When I have had trouble sleeping, I have tried all sorts of remedies. I have tried, of course, counting sheep. I have read a book or played a game on my phone. I have tried listening to music. I have gone for a walk. In those times when a stressful decision lies ahead or when something else big is on my mind, I can turn to worry or fretting or… Today’s Psalm is a good reminder to me of what my first option should be: prayer. David writes to God, saying, “On my bed I remember you; I think of you through the watches of the night”. David turns his thoughts to God. We do not know if he turned over his worry or if he sought God’s guidance or if he simply admitted his need for God’s help. But we do know that he went to God first in his time of need. It is a good reminder to us to seek God first and not as a last resort.

Because his trust is in God, David can rejoice. In the next two verses we read of how David sings to God and of how he feels upheld by God. When we turn to God we too will experience God as our help. Like David, this leads us to rejoice in the ways that God is and has been present in our lives. In future times of trial and distress we will more quickly turn to God as time after time we learn that God upholds us too. Our soul learns to first turn to and to cling to God in our times of need. God’s faithfulness and love and care build our trust in God.

On those nights when sleep evades us, may we turn to God first. If we cannot name the fear or worry or… to offer up a prayer, we can turn to the Bible to draw near to God. If we can name it, may we give it to God and trust that God will be present and will be our help.

Prayer: Lord, when the storms rage or when the attacks of fear or doubt or worry come, be my refuge. Draw me first to you. Remind me of David and his example that you would be my shelter in the shadows. Thank you God! Amen.


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Generously and Joyfully

Reading: Deuteronomy 26: 1-11

Verse 10: “I will bring the first fruits of the soil that you, O Lord, have given me”.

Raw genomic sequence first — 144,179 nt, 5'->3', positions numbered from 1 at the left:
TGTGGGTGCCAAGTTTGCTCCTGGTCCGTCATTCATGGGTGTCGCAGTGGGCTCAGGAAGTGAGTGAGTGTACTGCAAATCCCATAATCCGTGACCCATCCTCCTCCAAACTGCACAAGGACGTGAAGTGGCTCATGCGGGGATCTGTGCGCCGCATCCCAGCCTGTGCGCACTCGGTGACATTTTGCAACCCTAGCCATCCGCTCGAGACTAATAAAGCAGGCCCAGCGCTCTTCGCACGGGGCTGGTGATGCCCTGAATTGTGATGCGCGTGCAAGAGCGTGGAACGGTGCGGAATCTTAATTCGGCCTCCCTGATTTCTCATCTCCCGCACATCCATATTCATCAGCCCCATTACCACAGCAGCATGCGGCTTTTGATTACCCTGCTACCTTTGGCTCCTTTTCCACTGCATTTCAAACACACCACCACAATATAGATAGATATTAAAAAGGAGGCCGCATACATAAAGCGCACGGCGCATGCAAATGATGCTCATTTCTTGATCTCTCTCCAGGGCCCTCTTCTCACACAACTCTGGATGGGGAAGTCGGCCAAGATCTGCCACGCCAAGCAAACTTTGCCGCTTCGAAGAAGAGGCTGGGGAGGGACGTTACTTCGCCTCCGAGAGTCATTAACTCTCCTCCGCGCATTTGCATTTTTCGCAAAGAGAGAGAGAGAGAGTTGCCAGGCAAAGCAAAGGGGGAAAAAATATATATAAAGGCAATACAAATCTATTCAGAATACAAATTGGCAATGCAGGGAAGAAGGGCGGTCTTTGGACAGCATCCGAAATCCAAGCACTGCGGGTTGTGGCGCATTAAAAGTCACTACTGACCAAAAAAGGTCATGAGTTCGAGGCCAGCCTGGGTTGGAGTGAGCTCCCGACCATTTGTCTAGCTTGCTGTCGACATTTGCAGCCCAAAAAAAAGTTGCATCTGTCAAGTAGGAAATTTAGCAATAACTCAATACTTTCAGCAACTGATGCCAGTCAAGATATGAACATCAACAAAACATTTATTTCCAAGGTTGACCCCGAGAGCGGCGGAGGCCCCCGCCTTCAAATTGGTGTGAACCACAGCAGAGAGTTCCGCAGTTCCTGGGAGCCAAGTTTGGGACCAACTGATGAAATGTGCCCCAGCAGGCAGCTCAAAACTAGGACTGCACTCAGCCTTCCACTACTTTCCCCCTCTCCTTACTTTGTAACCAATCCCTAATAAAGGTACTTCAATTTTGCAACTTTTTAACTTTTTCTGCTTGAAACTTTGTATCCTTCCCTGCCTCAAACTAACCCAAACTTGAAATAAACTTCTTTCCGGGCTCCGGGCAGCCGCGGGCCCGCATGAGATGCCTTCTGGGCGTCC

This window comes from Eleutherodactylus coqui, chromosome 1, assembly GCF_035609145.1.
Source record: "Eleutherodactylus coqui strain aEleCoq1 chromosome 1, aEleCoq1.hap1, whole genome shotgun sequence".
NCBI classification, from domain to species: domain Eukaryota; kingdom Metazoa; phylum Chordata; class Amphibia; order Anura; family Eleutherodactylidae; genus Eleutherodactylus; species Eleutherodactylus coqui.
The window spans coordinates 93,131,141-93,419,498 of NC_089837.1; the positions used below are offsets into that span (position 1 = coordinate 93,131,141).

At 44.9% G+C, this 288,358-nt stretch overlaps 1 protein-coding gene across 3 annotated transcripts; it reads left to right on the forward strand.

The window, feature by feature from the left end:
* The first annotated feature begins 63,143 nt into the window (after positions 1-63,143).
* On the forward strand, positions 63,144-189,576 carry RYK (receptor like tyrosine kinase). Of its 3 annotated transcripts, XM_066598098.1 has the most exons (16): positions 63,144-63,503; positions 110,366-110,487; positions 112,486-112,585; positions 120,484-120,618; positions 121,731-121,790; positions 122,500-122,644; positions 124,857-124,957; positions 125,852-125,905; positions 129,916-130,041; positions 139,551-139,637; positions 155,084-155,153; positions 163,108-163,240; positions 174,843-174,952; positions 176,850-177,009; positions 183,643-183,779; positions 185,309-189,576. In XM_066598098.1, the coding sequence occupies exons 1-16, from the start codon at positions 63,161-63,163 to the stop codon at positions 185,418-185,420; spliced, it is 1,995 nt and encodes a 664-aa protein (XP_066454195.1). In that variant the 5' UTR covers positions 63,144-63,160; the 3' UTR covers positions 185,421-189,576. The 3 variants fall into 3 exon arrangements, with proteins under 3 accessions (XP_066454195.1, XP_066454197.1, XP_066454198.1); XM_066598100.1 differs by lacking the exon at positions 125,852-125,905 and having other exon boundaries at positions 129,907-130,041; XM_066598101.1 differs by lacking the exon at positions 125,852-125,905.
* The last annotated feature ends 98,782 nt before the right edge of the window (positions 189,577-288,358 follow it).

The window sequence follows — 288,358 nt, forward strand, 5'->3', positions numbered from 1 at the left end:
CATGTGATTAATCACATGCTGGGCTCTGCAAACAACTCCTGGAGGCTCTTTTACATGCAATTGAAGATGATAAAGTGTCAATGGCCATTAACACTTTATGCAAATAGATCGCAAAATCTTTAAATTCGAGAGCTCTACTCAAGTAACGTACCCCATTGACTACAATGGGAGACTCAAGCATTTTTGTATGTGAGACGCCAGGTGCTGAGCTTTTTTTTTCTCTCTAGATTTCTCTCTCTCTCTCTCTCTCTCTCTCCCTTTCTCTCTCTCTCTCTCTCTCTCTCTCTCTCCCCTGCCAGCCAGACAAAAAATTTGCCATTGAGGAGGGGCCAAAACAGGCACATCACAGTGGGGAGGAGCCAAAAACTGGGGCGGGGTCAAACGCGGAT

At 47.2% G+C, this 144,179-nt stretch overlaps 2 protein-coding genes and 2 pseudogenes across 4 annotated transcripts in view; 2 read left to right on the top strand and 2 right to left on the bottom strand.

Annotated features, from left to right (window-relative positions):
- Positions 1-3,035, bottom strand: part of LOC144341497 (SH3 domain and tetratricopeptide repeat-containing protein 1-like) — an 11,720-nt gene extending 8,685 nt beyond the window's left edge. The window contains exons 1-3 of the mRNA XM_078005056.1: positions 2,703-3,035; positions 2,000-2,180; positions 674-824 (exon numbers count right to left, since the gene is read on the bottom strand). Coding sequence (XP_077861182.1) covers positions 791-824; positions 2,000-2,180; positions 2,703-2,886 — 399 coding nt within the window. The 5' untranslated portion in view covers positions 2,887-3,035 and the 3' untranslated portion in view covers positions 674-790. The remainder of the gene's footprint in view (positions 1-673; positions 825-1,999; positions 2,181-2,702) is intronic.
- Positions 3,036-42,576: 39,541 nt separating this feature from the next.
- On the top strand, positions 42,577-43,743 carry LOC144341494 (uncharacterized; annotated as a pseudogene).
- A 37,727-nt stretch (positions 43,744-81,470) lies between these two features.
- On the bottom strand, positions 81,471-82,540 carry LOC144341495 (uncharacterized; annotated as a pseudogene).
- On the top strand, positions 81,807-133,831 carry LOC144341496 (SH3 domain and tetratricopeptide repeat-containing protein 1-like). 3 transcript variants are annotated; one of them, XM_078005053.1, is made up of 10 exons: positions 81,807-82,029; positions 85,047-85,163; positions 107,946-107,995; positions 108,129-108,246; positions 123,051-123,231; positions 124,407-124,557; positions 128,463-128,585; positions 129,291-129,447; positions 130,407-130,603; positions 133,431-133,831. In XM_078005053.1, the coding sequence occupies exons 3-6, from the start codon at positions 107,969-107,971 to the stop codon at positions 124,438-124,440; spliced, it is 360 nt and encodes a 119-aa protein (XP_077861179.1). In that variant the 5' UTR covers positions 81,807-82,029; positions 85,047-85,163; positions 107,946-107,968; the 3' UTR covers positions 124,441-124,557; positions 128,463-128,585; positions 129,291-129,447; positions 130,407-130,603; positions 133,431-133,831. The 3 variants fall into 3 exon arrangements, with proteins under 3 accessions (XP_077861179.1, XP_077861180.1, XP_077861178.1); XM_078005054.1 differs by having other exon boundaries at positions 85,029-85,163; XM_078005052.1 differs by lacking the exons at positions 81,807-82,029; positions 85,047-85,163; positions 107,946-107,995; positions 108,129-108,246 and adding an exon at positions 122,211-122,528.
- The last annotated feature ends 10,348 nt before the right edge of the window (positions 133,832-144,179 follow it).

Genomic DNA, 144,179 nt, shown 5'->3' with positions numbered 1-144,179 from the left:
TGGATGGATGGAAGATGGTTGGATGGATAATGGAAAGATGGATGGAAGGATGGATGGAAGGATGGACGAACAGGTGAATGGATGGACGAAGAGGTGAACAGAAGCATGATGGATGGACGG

Being thankful or grateful is such an important part of our faith. It was so important to God that this practice is one of the key tenets of the chosen people’s faith. Every year it was celebrated. Today we read, “I will bring the first fruits of the soil that you, O Lord, have given me”. By bringing the first fruits we act in faith and trust. Abel brought the first lambs of his flock trusting that God would give him more. In faith Abraham offered his only son Isaac on the altar trusting that God would provide.

In our passage today, the first fruits are being offered as a “thank” offering. The first grapes or wheat or olive oil or lamb or goat or… was brought and sacrificed to God along with prayers of thanksgiving for the blessings in their lives. It was a time of joy. Our passage closes with, “rejoice in all the good things the Lord your God has given you”. These offerings also acknowledged that it is God alone who provides. This is still an important perspective for us to keep.

These two practices remain essential to healthy faith. Our first fruit is often referred to as a tithe in the church. We usually think of it as money but it can also be our time or our talents too. Either way, God still calls for it to be the first fruits. In practice that means we write the check or give the gift at the start of the month. This demonstrates trust and faith in God. It requires much less to wait until the end of the month to give what is left. No one wants leftovers. To give thankfully and joyfully is also an essential. To give willingly with a heart that rejoices in all that God has done is pleasing to God. Remember cleaning your room grudgingly because you had to? Don’t give that way.

Lest we think it too easy, we must remember that God calls us to this thankful giving so that we learn to always live with a generous and giving heart. In the day to day of life we are also called to give of ourselves when opportunity arises. It may be time for a lonely friend, it may be a meal for a hungry person, it may be watching a young mom’s kids so she can go to the grocery store. In all we do may we be thankful to God and may we share richly with others.